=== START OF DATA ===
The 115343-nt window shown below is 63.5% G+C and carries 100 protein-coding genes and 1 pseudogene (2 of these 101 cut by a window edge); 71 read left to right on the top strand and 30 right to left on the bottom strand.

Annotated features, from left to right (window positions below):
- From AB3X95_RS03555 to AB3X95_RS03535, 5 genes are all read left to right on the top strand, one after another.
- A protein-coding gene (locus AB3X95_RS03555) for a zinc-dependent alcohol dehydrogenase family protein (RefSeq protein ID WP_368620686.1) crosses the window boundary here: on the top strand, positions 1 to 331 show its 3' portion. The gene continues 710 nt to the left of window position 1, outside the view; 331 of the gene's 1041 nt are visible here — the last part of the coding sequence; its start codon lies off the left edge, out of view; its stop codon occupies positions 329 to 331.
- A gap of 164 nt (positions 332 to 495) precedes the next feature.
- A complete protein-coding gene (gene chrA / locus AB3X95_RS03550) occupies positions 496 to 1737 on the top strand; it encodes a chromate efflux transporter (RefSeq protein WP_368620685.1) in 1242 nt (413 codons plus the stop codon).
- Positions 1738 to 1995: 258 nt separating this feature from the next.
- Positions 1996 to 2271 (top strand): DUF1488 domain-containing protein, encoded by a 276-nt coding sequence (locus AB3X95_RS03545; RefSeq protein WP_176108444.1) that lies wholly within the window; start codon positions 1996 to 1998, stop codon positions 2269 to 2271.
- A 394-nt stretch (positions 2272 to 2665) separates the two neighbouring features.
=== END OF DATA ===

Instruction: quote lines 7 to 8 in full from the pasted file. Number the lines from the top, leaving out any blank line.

- Positions 1738 to 1995: 258 nt separating this feature from the next.
- Positions 1996 to 2271 (top strand): DUF1488 domain-containing protein, encoded by a 276-nt coding sequence (locus AB3X95_RS03545; RefSeq protein WP_176108444.1) that lies wholly within the window; start codon positions 1996 to 1998, stop codon positions 2269 to 2271.